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Today’s Office Of Tomorrow
Anne Corwin   Jan 24, 2007   Existence is Wonderful  

Recently, I overheard a co-worker talking about the days back when cubicles had typewriters in them rather than computers.  Relatively speaking, this was not all that long ago.  I’ve been working at the same place for about five years, and during that relatively short span of time, I’ve seen changes in the infrastructure of a sort that is probably just as dramatic as the conversion from typewriters to computers.  We are by no means a paperless office, but these days, paper is being used only when someone wants to quickly jot an idea down or make annotations.

Every so often, I find relics from the days when schematics and other design documents were all drawn painstakingly by hand—a stencil here, a drafting pencil there—and even the occasional, actual, hand-drawn diagram.  They are really a sight to behold, to the point where I’ve occasionally wondered whether I might be allowed to take one home and frame it.  Yesterday’s dry, technical documentation has become today’s quirky art—not just because its tidy pencilled lines reveal the subtle but unmistakable individual flourishes of the engineer that created it, but because it depicts hardware that is almost certainly obsolete. 

Now, electronic schematic capture programs are standard-issue at most companies.  Far from being simple (but undeniably impressive) symbolic drawings, modern schematic software generally represents an entire database, with every part and connecting wire having a complex set of properties associated with it.  Some programs even allow hierarchical blocks, that allow the user to click on a part and access at the sub-components within.

Schematic software is a good example of how some forms of accelerating change are emerging, because on the surface, a schematic drawn using a computer program doesn’t look all that different from a hand-drawn version, aside from lacking the requisite smudge and erasure marks.  The average person looking at a schematic will see a bunch of shapes and lines, regardless of the means by which the schematic was created.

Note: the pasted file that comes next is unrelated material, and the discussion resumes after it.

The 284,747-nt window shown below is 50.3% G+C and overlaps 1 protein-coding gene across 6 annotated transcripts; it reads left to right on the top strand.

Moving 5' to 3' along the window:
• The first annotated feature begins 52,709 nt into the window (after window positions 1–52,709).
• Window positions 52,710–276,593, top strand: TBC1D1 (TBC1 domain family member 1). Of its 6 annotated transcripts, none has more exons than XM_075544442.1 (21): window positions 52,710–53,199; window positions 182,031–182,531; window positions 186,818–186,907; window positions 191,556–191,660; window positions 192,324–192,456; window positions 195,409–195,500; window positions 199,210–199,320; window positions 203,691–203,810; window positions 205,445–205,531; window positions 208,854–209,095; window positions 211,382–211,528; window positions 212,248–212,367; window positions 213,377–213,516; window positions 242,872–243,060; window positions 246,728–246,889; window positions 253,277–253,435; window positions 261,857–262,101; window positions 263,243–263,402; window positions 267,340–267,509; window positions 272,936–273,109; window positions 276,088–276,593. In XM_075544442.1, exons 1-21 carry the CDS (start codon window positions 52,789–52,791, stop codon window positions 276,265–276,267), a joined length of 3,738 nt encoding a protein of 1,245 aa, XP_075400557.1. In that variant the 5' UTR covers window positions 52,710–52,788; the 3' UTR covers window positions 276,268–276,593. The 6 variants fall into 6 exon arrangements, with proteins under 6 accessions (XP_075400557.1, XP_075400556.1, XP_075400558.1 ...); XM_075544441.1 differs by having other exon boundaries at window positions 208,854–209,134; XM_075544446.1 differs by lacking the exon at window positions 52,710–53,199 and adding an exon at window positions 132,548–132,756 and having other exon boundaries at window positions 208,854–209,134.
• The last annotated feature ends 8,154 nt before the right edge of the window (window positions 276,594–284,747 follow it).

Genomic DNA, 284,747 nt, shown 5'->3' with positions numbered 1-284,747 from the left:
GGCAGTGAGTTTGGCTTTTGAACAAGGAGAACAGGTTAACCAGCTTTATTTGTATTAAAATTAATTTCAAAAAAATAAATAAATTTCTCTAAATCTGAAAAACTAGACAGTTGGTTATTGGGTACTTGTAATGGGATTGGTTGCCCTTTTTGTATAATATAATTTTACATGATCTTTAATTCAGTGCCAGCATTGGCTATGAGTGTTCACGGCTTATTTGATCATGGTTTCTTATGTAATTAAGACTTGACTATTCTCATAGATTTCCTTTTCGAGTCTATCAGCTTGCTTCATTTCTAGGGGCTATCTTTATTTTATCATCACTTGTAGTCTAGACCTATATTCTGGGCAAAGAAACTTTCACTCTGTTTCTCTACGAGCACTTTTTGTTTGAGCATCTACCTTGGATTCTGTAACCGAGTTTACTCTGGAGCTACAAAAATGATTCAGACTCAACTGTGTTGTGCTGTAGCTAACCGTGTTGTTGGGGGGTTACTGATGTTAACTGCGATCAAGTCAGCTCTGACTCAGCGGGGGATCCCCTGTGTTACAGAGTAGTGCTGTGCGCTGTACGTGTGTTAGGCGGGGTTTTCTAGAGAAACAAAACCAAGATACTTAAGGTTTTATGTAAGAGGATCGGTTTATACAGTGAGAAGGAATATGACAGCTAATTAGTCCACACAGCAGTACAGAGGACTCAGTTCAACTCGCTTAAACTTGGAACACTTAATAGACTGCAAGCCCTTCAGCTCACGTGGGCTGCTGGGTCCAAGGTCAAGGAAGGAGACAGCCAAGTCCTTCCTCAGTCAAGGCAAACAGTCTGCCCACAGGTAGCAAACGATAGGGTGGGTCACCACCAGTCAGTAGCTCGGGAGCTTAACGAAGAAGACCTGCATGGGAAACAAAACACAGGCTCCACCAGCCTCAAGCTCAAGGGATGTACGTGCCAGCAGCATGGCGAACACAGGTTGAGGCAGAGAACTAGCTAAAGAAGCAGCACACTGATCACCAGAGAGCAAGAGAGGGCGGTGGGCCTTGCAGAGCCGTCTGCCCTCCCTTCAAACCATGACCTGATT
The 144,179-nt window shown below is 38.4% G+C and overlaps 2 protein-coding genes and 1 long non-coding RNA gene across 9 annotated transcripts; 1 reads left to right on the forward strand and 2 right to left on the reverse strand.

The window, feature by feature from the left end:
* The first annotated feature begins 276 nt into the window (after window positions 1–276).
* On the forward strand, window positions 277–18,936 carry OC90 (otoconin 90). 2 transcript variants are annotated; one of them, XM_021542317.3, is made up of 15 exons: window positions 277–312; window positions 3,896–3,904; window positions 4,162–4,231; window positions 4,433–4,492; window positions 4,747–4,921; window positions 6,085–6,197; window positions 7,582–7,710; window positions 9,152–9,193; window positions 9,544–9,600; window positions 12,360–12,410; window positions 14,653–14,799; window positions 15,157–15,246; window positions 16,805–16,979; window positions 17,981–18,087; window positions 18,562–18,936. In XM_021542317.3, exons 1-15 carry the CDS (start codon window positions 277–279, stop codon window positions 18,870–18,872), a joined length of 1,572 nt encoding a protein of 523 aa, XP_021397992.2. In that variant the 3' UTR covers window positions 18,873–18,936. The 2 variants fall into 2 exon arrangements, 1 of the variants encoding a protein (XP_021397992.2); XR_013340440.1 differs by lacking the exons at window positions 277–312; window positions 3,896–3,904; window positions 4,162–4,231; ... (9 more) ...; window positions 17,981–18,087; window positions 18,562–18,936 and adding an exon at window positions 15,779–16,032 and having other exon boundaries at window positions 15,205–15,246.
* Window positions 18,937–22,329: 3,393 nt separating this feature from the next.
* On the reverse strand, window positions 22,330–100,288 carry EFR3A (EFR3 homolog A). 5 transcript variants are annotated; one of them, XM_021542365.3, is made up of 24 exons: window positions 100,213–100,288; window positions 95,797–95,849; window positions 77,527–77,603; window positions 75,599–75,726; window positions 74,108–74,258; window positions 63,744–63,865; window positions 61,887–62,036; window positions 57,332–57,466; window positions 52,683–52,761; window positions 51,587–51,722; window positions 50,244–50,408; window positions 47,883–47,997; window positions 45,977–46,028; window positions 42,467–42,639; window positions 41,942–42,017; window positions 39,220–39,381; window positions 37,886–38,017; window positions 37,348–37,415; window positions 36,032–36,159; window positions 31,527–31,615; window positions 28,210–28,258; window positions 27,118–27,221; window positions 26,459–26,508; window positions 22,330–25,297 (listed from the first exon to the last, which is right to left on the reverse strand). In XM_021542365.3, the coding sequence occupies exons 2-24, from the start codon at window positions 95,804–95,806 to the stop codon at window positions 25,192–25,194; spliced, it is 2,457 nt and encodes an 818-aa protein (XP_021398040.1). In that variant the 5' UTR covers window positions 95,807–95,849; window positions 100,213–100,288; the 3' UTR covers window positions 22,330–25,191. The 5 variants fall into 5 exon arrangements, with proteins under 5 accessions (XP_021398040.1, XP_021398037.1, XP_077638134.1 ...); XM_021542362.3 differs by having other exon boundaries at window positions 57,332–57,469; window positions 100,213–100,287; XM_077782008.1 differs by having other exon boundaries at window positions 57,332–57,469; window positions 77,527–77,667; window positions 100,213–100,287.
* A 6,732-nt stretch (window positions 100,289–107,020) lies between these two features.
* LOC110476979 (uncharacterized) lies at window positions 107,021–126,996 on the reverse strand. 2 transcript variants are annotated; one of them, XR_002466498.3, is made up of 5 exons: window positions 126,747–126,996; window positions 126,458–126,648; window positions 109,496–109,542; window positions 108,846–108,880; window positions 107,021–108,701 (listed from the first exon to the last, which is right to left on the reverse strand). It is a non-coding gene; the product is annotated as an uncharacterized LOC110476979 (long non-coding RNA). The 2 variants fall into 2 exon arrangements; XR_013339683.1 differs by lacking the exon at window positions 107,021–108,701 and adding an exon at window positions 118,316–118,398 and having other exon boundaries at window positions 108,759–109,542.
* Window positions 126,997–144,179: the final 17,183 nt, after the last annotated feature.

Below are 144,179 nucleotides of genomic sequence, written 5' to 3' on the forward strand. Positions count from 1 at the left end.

However, when the modern engineer sits down in front of a screen to work on her schematic, she cannot simply think of making something that symbolically represents the design in her mind.  Rather, she must consider how to make the schematic so that it represents the physical reality of the circuit it depicts as closely as possible.  The database associated with a modern schematic can be used to output a parts list, run a simulation based on individual device parameters, send information to a layout program, and a host of other activities that all used to be very distinct. 

A related up-and-coming area of technological advance is in the realm of automatic routing software—I used to be very distrustful of these programs, since they didn’t seem to be very capable of laying traces in a manner that truly respected the intent of good design practice, but it is now getting more and more difficult to tell whether a board was routed by a human or an auto-router (at least according to a recent demonstration I saw).  This is one area I can definitely see making use of practical artificial intelligence—something that not only applies design rules entered by a human operator, but understands them in a more general sense.